Mario Lopez, who is one of the creators on the show and he actually guest stars on the show as the cafe owner, right? And then Eva Longoria directed a couple episodes. Could you talk about what it was like working with her and working with Mario Lopez?
Eva Longoria and Mario Lopez are amazing. They always want to help out the community as much as they can. Eva Longoria is a producer, actor, director and I think maybe a writer; She really does it all. And it’s just inspiring to see her in action. She has inspired me to be a director and producer one day. And she is just such a passionate, intelligent person and I admire her so much. Her foundation, the Eva Longoria Foundation, helps Latinas. She focuses on Latinas in education focusing on STEM and helps them build entrepreneurships and gets them out of the cycle of poverty. I’m in awe of her. I love her so much.
Mario Lopez, oh my gosh, can we just talk about his skin for a little bit? His skin is perfect. I had a couple of scenes with him and I was just staring at his face—his face is just so pretty! And the dimples! That man really does not age. And people always ask me is he really nice in person? And yes, he really is. He’s the nicest person ever. And I’m just so thankful for the opportunity that he’s given me, him and the team. I’m really grateful for this.
Continuing the conversation on women in STEM, there aren’t really any other shows out there that are depicting girls of color in STEM or even girls in STEM to begin with. Have you felt any pressure about having to act in this role?
A lot of people have asked me that. And people are like “You’re gonna have big shoes to fill.” I think I’m ready for it. I always go back and volunteer at my old elementary school. I help with choreography and help as much as I can. And Mr. Dickerson always tells me they miss me and look up to me and I feel like having them really brings me confidence in the shoes to fill.
You’ve had experience in a lot of different styles of acting from theater work to commercials to thrillers. What has been the best part of working on a comedy series like EUAG?
I’ve been learning so much from everybody. I never even thought I was gonna do comedy. I never really thought I was good at it. I never thought I was funny, and so every time I went to classes I would always do dramatic stuff. But then when we had to do the Disney workshops, then I really had to kick it up hard and that’s when my acting teacher was like oh, you’re actually funny. I trained so hard on comedy, but I was also trained on being natural and dramatic. I didn’t want it to be like fake, I wanted it to translate. So I kind of tried to make it a balance because I know my character is really hyperactive, so I found the balance. But, in working on a comedy like this, it’s been a blast. We [also] have a live studio audience one of the days that we shoot, it’s amazing to interact with the crowd.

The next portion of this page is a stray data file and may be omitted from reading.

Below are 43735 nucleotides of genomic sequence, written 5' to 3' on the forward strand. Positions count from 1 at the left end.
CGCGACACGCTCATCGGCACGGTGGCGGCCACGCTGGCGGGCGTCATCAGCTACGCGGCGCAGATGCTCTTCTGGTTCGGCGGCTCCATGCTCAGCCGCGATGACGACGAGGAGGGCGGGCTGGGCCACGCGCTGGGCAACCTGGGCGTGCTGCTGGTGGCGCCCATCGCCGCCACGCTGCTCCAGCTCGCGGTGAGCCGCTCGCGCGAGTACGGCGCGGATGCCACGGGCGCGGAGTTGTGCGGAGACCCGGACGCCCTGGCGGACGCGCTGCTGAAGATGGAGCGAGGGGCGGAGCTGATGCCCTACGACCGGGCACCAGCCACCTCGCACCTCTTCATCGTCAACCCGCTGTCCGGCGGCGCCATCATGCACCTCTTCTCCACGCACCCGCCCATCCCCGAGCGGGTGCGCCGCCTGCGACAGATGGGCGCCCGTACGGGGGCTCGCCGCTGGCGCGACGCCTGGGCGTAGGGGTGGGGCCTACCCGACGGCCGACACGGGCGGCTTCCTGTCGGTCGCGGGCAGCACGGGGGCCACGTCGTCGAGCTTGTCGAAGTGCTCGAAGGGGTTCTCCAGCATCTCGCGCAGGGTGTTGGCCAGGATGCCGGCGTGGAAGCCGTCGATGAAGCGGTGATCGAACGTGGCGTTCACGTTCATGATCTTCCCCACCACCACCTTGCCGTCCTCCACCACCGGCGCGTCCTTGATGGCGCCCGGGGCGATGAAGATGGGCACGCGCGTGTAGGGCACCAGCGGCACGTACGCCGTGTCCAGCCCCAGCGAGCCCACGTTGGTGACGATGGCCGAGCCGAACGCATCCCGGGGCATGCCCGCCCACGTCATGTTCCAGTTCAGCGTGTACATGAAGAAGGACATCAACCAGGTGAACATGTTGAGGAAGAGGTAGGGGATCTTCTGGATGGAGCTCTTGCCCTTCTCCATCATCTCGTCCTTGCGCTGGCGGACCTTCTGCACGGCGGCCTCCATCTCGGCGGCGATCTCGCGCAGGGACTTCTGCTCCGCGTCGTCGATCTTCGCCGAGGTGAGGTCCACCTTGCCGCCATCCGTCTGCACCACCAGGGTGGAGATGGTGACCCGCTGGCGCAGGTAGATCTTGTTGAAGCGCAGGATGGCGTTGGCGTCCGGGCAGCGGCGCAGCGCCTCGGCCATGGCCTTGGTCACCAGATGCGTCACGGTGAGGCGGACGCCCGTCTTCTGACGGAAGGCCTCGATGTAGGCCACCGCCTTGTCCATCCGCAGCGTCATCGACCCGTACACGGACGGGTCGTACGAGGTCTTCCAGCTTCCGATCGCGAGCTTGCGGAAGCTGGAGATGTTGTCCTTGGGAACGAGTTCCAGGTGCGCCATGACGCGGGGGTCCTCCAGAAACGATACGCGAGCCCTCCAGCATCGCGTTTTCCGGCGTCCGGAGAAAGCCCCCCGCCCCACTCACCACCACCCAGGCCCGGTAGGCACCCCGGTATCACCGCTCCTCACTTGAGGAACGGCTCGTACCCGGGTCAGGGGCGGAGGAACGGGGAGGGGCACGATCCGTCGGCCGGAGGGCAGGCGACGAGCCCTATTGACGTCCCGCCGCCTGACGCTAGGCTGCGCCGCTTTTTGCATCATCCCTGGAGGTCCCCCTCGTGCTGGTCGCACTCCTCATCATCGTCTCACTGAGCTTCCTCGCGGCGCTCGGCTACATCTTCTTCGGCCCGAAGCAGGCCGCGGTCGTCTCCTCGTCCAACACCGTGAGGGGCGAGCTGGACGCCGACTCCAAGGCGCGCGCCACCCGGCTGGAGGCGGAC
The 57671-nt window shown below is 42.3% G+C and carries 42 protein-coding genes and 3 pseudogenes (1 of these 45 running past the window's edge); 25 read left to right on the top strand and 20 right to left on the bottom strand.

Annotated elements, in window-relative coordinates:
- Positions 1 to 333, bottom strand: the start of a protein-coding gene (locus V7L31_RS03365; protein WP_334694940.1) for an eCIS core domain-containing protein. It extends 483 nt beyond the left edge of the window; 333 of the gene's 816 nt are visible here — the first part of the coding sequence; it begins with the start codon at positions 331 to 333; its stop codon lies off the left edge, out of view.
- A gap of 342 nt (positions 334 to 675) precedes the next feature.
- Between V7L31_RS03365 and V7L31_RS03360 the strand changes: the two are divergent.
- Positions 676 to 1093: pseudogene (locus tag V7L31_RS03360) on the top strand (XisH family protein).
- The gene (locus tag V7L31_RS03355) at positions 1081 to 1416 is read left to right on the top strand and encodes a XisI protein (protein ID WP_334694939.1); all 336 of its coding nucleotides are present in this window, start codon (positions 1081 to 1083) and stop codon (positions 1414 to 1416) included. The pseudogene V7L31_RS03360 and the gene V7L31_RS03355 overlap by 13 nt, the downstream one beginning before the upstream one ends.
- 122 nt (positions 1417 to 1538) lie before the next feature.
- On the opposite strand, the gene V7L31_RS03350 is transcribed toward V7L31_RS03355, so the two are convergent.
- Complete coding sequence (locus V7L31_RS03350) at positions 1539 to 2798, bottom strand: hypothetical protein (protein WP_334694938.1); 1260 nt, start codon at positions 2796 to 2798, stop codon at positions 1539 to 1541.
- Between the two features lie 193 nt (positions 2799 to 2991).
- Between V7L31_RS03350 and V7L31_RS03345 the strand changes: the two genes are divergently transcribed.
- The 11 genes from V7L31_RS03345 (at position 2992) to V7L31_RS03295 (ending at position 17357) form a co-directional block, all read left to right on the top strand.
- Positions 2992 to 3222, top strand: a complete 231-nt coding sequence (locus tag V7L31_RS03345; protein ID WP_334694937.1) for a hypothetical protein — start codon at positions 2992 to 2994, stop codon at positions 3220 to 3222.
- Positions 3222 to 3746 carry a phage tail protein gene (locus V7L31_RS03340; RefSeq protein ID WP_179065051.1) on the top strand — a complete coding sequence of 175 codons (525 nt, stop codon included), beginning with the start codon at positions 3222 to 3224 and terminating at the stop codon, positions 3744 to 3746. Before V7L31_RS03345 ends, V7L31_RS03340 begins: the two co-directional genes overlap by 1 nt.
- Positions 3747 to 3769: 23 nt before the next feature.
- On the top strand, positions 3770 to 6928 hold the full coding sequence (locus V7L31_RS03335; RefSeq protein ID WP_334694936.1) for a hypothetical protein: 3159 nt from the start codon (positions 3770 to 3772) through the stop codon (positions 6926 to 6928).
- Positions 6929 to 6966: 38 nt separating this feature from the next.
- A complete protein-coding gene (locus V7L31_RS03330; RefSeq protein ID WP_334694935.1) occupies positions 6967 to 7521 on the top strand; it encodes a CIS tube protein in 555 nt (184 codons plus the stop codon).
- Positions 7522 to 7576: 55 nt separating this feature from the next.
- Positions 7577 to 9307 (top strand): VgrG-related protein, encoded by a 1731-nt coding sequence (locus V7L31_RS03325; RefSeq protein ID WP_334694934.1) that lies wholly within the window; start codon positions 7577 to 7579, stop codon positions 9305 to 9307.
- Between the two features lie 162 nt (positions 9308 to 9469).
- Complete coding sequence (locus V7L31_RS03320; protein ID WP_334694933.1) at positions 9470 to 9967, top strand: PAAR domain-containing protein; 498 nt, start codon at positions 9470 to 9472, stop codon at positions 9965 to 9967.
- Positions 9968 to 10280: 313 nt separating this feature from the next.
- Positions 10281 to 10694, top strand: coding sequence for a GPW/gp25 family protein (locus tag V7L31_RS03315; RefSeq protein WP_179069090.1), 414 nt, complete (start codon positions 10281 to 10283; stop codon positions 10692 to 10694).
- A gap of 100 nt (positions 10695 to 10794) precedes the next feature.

And you don’t just do acting, right? You do music too! I understand that you’re recording your first EP...
I am! I’m working with [castmate] Jencarlos Canela. We’re going to do something alternative: Indie-pop/rock meets Mariachi. Mariachi is my root. When I was little—I was probably four or five—my whole family, would cross over to Mexico and we would go to house parties with my aunts. We would stay up so late, I would probably crash at nine, but usually at the end before I crashed everyone would just sing rancheras and it was a blast. I grew up listening to Mexican music and I always sang Mexican music. When I moved to San Antonio, I had the opportunity in middle school to be part of mariachi group. I got to learn an instrument and we also got to do vocals. It’s in my blood to do it. My grandma from my dad’s side, she’s a beautiful singer and I think that’s where I get my passion for it. We’re [Jeancarlos] still working on it.
You’re also doing some other really cool activist work too! Tell me about your scholarship program.
That’s the main one that I’m working on. This year would have been my graduating year, I graduated a year early, so I’m doing a scholarship for South West ISD and Legacy High School. Those are the two schools, I would have gone to either one of those, so I’m doing a scholarship for Latinos so that they can have an opportunity. It’s geared towards the middle-class, because it happened to my sister. She applied for a program to get a scholarship for college and they ended up not giving it to her because we were middle-class, because our parents had “enough” money. I don’t know if we’ve gotten any responses yet but hopefully we do and we do get to give that kid an opportunity to pay for books, at least.
Is what happened with your sister the experience that sort of inspired you to start this program?
Yes, that and Eva Longoria’s foundation. I want to help Latinos. Latinos helping Latinos.
Would you consider yourself a feminist?
For sure. For sure. I think I am a feminist. I have always been for girl empowerment. My whole family is women, except for my dad. My dad is a feminist, though. Growing up in a household with women who are just so independent and strong really inspired me and I did become a feminist along the way. My older sister Jessica—she’s like a hardcore feminist. I get it from her.
Lastly, are there any future projects you’re working on that you’re excited about or can tell us anything about?
I don’t even know if I can talk about it. They’re all pending but I do hopefully have a potential couple of things in the future, so look out for those!
Stream The Expanding Universe of Ashley Garcia now on Netflix.
Photography by Russell Baer
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Aliza is a Creative Writing BFA student and former BUST Magazine intern! When she's not writing, reading or scrolling through TikTok for hours on end, you can find her consuming copious amounts of iced coffee or doing something witchy. Follow her on Twitter @alizapelto.